House approves bill to replace members after attack
Dems, GOP disagree over replacement method
From Ted Barrett
CNN Washington Bureau
WASHINGTON (CNN) -- The House on Thursday approved a long-stalled bill requiring special elections if a catastrophic incident results in a large loss of lawmakers.
The vote came amid heightened concern by administration officials that there could be a terrorist attack in the United States before the November election.
The bill, approved 306 to 97, would require elections within 45 days if 100 or more of the 435 House members are killed or incapacitated.
During the debate on the measure, lawmakers talked about the September 11, 2001 hijackings and crashes of four U.S. commercial jets .
"On September 11, 2001, the fourth hijacked plane was headed for the U.S. Capitol," said Rep. James Sensenbrenner, R-Wisconsin, the bill's author.
"If it had not been for the heroic actions of the passengers of United Flight 93 who forced the plane down over Pennsylvania, Congress's ability to function may have been severely disrupted," he said.
While few lawmakers expressed any doubt about the need for Congress to have a plan to reconstitute itself quickly, action on the legislation bogged down when Republicans and Democrats couldn't agree on a solution.
Sensenbrenner and other Republicans insisted the bill preserve the unique constitutional quality of the House: that any vacancies are filled by elections.
But Democrats -- led by Rep. Brian Baird of Washington -- criticized the GOP plan as slow and cumbersome. They argued it would would leave the nation without a key part of the government at a time of need.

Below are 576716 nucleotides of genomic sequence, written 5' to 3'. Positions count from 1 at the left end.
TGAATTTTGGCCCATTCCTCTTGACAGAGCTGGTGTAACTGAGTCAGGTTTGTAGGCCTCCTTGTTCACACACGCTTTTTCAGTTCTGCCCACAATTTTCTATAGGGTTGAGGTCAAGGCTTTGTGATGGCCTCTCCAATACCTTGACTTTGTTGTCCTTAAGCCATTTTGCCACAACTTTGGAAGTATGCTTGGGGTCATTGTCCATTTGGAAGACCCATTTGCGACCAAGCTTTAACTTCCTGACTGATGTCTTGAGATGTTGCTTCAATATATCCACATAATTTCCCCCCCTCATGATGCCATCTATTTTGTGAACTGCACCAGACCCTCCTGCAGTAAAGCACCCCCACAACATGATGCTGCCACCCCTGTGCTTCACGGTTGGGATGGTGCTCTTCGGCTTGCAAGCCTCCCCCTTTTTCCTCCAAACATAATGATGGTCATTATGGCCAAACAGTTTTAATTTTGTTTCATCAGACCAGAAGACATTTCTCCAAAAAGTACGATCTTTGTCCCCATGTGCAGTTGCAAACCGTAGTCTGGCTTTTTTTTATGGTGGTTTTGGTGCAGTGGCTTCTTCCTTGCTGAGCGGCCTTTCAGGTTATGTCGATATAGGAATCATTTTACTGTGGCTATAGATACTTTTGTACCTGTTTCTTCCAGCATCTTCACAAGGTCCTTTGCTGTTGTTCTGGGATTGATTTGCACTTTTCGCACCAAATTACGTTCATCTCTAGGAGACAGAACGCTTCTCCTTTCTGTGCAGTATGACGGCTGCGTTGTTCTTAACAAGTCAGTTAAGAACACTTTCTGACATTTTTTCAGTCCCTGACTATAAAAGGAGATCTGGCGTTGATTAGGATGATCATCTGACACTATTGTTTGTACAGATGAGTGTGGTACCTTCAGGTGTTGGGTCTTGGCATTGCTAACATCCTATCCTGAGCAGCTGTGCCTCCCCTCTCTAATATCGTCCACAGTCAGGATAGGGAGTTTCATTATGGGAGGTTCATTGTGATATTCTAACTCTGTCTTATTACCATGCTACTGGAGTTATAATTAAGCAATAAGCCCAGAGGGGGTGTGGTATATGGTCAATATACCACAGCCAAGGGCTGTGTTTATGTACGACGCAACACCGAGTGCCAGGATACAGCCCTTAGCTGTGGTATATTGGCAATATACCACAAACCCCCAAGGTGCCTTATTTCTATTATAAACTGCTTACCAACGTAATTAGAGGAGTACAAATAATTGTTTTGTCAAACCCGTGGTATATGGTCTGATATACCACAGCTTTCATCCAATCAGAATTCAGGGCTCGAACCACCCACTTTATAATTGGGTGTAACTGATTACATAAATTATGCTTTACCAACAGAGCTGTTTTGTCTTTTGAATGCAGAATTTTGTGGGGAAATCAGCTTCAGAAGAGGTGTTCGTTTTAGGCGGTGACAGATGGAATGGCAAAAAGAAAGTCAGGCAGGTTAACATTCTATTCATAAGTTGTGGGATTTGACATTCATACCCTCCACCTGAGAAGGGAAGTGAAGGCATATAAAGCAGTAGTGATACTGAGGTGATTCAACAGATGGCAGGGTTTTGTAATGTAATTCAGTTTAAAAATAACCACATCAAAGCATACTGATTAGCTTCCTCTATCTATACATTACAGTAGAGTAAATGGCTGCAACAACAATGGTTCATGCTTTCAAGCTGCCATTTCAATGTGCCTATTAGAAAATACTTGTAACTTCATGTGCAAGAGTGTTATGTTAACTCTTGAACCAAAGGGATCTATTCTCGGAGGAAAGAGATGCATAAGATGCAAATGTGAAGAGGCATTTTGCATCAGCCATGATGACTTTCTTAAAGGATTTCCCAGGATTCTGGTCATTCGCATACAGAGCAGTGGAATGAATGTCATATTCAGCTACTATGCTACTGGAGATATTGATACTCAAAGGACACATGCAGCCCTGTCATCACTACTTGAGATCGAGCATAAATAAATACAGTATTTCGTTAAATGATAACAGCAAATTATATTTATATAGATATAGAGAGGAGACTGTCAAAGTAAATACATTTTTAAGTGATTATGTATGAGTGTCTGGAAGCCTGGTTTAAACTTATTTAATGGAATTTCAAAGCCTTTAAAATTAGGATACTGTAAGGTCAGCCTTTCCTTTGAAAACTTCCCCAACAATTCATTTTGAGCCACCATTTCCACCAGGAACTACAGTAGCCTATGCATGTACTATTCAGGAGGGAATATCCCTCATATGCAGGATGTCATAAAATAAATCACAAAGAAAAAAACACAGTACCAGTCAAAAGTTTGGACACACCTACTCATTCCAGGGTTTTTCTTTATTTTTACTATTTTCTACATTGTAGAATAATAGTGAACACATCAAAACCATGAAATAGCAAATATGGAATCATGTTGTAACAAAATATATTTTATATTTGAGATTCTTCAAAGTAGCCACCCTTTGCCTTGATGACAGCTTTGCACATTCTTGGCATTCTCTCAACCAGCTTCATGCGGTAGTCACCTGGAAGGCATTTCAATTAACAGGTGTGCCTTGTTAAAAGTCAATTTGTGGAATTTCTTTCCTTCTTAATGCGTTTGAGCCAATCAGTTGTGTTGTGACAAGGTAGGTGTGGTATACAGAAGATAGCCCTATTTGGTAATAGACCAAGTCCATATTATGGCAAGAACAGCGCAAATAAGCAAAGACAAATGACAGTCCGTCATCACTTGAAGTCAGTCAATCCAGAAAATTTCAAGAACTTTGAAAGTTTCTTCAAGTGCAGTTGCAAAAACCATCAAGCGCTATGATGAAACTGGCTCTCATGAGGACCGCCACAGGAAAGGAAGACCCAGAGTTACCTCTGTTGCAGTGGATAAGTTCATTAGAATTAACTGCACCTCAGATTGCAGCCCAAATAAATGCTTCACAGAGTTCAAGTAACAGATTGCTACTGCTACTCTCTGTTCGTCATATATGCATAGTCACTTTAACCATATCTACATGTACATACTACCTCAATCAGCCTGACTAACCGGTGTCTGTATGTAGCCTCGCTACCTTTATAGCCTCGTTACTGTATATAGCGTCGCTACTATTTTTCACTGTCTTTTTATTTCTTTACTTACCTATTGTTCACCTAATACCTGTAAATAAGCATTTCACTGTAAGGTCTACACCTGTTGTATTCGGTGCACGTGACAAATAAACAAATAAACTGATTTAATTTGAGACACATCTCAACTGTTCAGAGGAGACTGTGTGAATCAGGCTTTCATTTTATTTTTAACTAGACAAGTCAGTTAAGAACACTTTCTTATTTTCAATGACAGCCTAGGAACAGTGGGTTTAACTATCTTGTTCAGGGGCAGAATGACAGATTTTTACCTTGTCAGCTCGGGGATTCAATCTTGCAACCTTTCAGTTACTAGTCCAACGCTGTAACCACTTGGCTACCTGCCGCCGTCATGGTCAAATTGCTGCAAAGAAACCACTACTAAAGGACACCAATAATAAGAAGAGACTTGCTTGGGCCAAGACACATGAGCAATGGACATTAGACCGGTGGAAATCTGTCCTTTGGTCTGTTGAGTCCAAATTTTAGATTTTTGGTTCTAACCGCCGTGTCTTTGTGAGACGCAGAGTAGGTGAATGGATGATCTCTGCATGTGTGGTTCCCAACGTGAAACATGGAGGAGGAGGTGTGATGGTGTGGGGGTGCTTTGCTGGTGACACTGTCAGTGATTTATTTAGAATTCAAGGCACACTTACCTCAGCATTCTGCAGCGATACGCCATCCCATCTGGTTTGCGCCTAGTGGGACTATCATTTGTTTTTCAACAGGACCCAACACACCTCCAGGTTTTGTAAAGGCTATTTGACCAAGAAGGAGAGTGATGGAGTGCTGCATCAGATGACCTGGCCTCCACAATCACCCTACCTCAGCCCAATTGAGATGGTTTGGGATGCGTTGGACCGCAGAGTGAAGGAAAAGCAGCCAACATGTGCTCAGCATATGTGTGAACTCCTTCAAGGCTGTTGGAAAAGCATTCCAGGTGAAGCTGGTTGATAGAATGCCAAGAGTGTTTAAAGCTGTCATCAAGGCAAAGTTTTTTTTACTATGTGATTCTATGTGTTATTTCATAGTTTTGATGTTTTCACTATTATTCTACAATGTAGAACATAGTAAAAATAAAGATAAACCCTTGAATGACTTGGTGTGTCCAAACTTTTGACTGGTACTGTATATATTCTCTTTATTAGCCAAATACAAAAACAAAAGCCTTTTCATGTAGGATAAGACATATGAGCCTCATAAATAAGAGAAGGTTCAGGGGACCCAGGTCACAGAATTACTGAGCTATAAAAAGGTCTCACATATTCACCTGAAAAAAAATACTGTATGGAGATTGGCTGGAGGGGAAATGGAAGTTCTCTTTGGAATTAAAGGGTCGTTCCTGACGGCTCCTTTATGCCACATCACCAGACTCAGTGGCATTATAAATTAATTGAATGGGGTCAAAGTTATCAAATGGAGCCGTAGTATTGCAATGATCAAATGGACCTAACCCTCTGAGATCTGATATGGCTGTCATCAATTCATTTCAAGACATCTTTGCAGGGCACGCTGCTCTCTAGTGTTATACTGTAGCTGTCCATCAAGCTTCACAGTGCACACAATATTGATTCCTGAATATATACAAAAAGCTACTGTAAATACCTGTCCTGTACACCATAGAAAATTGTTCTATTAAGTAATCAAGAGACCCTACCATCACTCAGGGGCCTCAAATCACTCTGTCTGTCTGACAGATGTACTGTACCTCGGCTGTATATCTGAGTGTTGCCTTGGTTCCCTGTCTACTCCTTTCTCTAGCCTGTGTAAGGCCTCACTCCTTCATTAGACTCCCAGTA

Speaking on the House floor, Baird contemplated a new president taking over after a devastating attack on Washington.
"Should they have 45 days carte blanche to take this country to war, take away your civil rights, and will you have no one here to express your concerns?" he asked.
The Democrats want to change the Constitution to allow governors almost immediately to appoint House members temporarily until an election could beheld or to allow each member of the House to choose a short list of successors who could take over.
They have begun a petition drive to force their proposal to the floor for a vote.
Though the bill passed Tuesday affects only the House, the Senate must also approve the measure. Companion legislation is moving slowly in the Senate and is unlikely to be voted on soon, aides said.
That bill, sponsored by Sen. John Cornyn, R-Texas, would allow states to develop their own plans to fill vacancies.
Senate seats are not in question because the Constitution already gives governors the ability to make appointments to fill vacancies.